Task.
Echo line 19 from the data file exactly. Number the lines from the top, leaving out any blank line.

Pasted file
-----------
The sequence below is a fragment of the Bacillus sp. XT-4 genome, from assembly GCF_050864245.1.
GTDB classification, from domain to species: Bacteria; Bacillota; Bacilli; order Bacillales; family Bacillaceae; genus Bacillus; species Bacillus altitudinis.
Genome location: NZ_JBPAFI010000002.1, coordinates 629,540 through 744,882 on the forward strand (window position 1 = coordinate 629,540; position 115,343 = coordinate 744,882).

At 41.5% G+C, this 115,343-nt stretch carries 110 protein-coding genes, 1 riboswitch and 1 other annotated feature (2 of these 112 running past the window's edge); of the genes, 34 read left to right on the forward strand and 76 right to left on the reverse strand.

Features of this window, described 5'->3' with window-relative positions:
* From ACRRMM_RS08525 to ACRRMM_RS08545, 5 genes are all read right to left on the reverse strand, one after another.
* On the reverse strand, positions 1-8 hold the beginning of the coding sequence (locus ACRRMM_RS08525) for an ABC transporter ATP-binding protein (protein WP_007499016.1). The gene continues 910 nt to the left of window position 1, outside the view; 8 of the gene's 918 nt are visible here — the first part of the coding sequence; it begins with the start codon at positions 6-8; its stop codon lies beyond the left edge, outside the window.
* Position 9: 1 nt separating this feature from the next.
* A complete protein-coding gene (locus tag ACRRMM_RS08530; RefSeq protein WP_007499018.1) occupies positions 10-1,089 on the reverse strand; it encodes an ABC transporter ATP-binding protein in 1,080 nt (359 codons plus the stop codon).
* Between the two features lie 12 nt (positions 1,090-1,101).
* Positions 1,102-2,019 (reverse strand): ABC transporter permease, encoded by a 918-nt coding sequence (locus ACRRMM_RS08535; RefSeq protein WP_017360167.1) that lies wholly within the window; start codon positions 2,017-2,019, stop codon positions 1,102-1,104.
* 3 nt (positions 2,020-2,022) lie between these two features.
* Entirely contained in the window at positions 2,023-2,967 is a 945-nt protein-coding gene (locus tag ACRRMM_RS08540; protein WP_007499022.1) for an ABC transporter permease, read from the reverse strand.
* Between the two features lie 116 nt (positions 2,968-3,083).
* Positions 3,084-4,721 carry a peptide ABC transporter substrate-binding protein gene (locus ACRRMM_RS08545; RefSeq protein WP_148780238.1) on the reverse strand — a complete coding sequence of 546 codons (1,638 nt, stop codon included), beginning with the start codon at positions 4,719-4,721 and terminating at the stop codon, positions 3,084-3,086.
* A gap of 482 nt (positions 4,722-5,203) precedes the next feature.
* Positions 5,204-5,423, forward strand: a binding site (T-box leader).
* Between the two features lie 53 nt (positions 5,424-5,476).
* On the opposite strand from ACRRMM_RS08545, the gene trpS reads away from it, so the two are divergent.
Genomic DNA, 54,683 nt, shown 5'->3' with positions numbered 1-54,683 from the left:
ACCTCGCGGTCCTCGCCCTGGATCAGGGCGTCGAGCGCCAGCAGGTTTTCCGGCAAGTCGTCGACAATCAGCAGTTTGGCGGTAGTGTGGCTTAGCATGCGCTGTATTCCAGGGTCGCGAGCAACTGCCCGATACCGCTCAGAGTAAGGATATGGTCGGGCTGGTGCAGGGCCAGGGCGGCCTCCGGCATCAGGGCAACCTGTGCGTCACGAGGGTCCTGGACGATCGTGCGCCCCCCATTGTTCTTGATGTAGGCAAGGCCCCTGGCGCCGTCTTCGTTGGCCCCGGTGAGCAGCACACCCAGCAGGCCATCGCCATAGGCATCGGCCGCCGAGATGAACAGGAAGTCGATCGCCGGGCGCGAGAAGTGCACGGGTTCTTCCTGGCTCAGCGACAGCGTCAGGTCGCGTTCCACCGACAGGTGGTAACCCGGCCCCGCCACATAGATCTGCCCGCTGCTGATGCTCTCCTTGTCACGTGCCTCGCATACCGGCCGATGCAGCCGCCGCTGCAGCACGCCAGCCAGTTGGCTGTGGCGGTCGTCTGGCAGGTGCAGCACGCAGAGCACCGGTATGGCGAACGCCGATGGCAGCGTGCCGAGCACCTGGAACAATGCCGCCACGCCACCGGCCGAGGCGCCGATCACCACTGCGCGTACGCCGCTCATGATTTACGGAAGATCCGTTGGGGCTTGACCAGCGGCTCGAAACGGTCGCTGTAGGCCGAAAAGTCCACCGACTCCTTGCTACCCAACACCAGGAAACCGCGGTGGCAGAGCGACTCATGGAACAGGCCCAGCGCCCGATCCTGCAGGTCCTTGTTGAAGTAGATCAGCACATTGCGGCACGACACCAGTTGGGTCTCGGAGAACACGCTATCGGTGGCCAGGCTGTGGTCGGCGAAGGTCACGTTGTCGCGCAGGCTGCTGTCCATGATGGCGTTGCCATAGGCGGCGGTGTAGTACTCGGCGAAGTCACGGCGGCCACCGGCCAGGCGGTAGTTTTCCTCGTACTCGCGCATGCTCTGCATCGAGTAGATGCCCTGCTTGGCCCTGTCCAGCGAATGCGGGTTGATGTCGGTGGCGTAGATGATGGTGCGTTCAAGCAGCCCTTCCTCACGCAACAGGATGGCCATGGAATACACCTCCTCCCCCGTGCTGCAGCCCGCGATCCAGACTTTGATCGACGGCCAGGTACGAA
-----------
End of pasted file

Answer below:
* On the opposite strand from ACRRMM_RS08545, the gene trpS reads away from it, so the two are divergent.